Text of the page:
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21 days offline as police consider re-opening Cryptopia

21 days offline as police consider re-opening Cryptopia

Authorities shed light on "protracted and complex investigation"

Credit: Dreamstime

Police in New Zealand are exploring the possibility of re-opening Cryptopia in early February, as the hacked Christchurch business enters its third week offline.

That’s according to Newsroom reports, citing a letter from authorities to investors of the crypto-currency trading company.

Following a lengthy radio silence, a letter from New Zealand Police dated 25 January hinted that the exchange platform could potentially return to trading in early February, but stressed “there is no confirmed date when the company will resume business operations”.

Sent from “investigations team - Operation Crypto”, police also reiterated that “this is - and will remain - a protracted and complex investigation”.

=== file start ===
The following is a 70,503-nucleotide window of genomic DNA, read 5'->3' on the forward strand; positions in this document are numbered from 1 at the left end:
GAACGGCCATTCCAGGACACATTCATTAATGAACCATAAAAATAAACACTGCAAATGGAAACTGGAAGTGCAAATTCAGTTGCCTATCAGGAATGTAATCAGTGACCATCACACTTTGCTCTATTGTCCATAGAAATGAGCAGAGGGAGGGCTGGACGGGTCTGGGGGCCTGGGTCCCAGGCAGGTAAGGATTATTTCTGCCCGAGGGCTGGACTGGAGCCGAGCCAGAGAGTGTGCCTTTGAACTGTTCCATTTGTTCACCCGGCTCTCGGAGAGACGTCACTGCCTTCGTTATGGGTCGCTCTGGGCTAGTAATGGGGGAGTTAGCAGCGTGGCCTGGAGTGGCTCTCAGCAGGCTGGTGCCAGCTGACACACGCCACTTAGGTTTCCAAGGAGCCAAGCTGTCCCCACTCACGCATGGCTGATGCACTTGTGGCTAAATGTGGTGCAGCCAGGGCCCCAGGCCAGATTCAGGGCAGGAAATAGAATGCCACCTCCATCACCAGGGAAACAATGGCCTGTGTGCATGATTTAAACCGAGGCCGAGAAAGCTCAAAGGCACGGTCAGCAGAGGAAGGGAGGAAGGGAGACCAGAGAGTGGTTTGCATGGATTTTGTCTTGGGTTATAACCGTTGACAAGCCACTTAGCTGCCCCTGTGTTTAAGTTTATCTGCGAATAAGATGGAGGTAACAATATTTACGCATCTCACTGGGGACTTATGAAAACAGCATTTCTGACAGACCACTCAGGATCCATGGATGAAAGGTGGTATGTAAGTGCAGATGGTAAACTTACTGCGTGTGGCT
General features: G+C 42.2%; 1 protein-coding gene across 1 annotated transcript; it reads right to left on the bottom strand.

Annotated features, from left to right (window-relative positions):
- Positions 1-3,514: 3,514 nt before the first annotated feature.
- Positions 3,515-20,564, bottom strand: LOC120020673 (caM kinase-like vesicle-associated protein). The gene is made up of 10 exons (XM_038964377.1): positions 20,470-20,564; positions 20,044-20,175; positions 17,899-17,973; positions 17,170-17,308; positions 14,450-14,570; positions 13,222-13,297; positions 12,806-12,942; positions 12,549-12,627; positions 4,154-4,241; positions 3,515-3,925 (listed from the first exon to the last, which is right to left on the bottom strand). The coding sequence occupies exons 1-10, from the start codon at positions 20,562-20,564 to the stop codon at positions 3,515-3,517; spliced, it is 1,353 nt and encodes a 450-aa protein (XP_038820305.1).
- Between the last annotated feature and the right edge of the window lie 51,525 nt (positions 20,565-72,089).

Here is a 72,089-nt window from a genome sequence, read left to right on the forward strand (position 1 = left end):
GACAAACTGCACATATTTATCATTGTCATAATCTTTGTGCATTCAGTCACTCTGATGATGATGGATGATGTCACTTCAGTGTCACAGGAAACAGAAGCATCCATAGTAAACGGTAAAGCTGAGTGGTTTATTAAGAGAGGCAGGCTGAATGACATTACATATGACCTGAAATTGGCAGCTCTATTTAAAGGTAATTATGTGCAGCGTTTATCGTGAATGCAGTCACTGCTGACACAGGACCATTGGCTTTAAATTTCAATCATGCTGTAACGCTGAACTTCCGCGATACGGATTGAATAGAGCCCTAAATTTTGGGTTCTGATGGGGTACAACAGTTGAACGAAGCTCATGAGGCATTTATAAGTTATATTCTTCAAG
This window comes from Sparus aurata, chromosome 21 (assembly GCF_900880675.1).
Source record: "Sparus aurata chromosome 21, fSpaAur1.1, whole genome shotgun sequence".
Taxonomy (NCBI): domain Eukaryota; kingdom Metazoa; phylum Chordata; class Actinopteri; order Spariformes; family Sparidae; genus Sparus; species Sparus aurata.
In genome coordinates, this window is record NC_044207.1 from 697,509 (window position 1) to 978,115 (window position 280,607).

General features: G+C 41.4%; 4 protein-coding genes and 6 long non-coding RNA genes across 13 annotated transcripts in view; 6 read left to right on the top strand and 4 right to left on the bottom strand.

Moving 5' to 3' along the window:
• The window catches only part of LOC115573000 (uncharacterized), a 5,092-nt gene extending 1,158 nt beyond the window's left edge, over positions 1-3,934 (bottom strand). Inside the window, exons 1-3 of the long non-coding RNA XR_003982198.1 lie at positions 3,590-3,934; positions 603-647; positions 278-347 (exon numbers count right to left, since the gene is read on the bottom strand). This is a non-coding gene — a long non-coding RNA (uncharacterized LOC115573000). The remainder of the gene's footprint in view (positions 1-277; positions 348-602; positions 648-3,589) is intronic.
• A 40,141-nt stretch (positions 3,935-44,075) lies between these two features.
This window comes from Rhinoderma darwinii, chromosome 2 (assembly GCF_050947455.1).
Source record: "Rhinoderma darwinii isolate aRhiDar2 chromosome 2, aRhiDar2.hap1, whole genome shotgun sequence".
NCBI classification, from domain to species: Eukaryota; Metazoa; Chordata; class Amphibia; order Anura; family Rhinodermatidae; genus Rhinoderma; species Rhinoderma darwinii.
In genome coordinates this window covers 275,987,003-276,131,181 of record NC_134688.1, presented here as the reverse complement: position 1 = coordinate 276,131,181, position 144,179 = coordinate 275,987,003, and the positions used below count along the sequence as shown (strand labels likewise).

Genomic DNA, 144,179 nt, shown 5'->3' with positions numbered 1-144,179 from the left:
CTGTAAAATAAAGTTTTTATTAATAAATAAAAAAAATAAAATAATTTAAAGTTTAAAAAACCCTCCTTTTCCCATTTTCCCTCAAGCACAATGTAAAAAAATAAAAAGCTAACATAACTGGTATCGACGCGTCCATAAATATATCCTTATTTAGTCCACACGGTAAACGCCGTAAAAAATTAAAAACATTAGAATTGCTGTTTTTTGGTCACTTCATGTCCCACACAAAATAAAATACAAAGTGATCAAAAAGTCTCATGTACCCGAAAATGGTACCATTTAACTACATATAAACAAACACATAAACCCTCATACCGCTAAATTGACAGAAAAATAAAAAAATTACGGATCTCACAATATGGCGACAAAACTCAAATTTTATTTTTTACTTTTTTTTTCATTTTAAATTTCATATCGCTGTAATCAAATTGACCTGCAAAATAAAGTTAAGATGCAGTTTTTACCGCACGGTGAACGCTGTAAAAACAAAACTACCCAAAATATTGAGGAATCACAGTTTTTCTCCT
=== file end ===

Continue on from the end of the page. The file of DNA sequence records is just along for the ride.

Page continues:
The letter comes as the fall-out impacting the Cryptopia security breach continues, with the Christchurch-based company still unable to operate.

Three weeks after suffering “significant losses” following un-authorised access to the Cryptopia Exchange, users remain blocked from accessing the website.

The update follows reports that as much as $23 million worth of crypto-currency may have been stolen during the security breach, according to new expert analysis.

Calculations from Elementus, a New York-based blockchain specialist firm, estimated the total value of the stolen crypto-currency - which includes ether and various tokens - at current market prices to stand at approximately $23 million.

The figure significantly surpasses early media speculation, which reported losses ranging from $2.5 million to as much as $11 million, despite a lack of official confirmation.

“This number includes only what's on the Ethereum blockchain (ether and ERC20 tokens),” said Max Galka, co-founder and CEO of Elementus. “We have not examined the Bitcoin blockchain or other blockchains to see if funds were stolen there as well.

“For the last few days, the hackers have been shuffling the funds around in small pieces and gradually moving them into exchanges to cash out.”


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